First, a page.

Day Eight: Passau, Germany

I knew Tuesday, October 18, 2022 had potential. As we gathered to start our morning tour of Passau, Germany, a beer truck was parked close by. And the person in charge of the truck had several crates of beer stacked up being prepped for delivery.

Beer truck Passau, Germany (Photo Bill Pike)

We enjoyed our tour of Passau, and that enjoyment wasn’t grounded in access to beer. Yes, beer is part of Passau’s community and culture, but the city offers much more.

Again, we had an exceptional tour guide. A young man who covered all the bases and more. He gave us tips about the twelve local breweries, shared insights about church politics, and made a perfect recommendation for the afternoon.

According to the Viking Daily, Passau is known as the “City of Three Rivers.” Swirling around Passau are the Inn, Danube, and Ilz Rivers.

Historically, salt “white gold” made Passau an important trade center. Additionally, local metal smiths gained recognition for high quality knife and sword blades that were stamped with the Passau wolf. Some warriors believed that the wolf stamped on the blade made them invulnerable.

As noted in other stops on this trip, fire had an impact. During the 17th century, the city was hit hard by destructive fires. Gradually, Passau’s Old Town was established with beautiful churches and homes. I had a tough time controlling my desire to constantly take pictures.

In Passau, the city is graced with the stunning St. Stephen’s Cathedral. This cathedral is home to the largest pipe organ outside of the United States.

But, I liked our guide’s honesty in talking a bit about the local churches.

First, like in America, church attendance is in decline. Our guide shared with us that there is a church tax in Germany, and I didn’t quite follow the purpose, but having worked in a church for twelve years I found that interesting.

Additionally, the guide indicated that not paying your church tax could impact your access to a church for a wedding, and possibly employment.

And speaking of weddings and celebrations, our guide made sure that we saw a public beer tap in the square just outside of the Old Town Hall. He told us families gather around the tap after a wedding.

Beer tap in public square Passau, Germany (Photo Bill Pike)

Also in the city is the University of Passau with about 12,000 students. Our guide conveyed that the students were quite helpful to city residents during a recent flooding of the rivers.

At some point, we said goodbye to our guide. We purchased tickets for a midday concert featuring the famous pipe organ, and prior to the performance, we simply wandered in and out of the shops in Old Town.

Some interior renovations are taking place in St. Stephen’s Cathedral, but that didn’t detract from its beauty or the magnificent performance by the organist and the 17,974 pipes, 233 stops, and four carillons.

Interior St. Stephen’s Cathedral (Photo Bill)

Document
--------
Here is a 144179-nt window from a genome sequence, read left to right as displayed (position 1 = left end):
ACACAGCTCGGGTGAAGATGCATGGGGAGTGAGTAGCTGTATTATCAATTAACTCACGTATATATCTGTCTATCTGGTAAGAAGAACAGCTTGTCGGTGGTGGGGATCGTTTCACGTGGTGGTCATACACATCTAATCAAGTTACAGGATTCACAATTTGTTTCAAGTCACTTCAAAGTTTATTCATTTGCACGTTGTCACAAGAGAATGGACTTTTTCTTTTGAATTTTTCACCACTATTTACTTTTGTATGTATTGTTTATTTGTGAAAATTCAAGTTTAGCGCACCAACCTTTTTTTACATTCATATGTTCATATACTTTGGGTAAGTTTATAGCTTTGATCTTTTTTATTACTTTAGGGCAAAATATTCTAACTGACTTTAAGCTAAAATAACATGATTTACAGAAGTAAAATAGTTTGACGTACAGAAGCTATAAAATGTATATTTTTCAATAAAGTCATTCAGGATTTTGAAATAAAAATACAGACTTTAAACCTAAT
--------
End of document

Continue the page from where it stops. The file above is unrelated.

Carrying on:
After the concert, we found our way back to the ship for lunch, and we made plans for the afternoon.

After lunch, more walking around Old Town took place, and we eventually made the walk across the river to begin the hike up to the Veste Oberhaus.

Dating back to 1219, this fortress sits on top of St. Georgsburg mountain which is only 344 feet above the valley floor. Today, the building and grounds are home to a museum, a youth hostel, and a restaurant. The views looking over the routes of the rivers and the city are spectacular. We explored a lot, and then we decided to stop in the restaurant, named the Das Oberhaus.

A view from Veste Oberhaus (Photo Bill Pike)

Das Oberhaus had numerous splendid views of the city from its outside seating platforms. The ladies ordered wine, and Art and I had draft beer from the famous Augustiner Brewery in Munich.

In Germany all brewers must abide by the Munich Purity Decree. The Purity Decree only allows water, hops, and malt in the brewing process. I ordered a dark lager, and it was superb.

Augustiner Beer (Photo Betsy Pike)

We made our way down from the top of St. Georgsburg, and walked back across the Luitpold Bridge.

Continuing to be charmed by the architecture and the cobblestone alley ways winding along shops and homes, we decided to make one more stop for beer. From the alley entrance we entered a restaurant that had an open air patio looking out on to the busy street and the graceful river as a backdrop.

A Passau alley (Photo Bill Pike)

The local brewery Lowenbrau was featured here.

Our server here could not have been more kind and graceful in taking our orders and answering a few questions.

From here, we made the short walk back to the ship.

We met at 6:45 in the dining room for the Captain’s farewell toast, and a final wrap up from our Program Director, Mario.

Dinner was another delicious treat, and I think we all knew we were going to be missing this elegance when we returned to the reality of our stateside homes.

Toward the end of dinner, there was a flurry of activity related to birthdays. Of course, the Viking staff knew this trip for us was in honor of Betsy’s mother and her upcoming February birthday, number 95.

Our favorite waiters with Betsy’s mom (Photo Elizabeth Pike)

It was tough to say goodbye to our favorite waiters, Mehi and Jazz. Their skills in serving us were impeccable, but speaking for myself, I loved their humor even more.

Earlier in the day, we had learned more about the system for leaving the ship in the morning. We attended to the final details of packing, and made sure our wake up times were all cued up.

Wednesday would be a long day of travel from Frankfurt, Germany back to Dulles in Northern Virginia.

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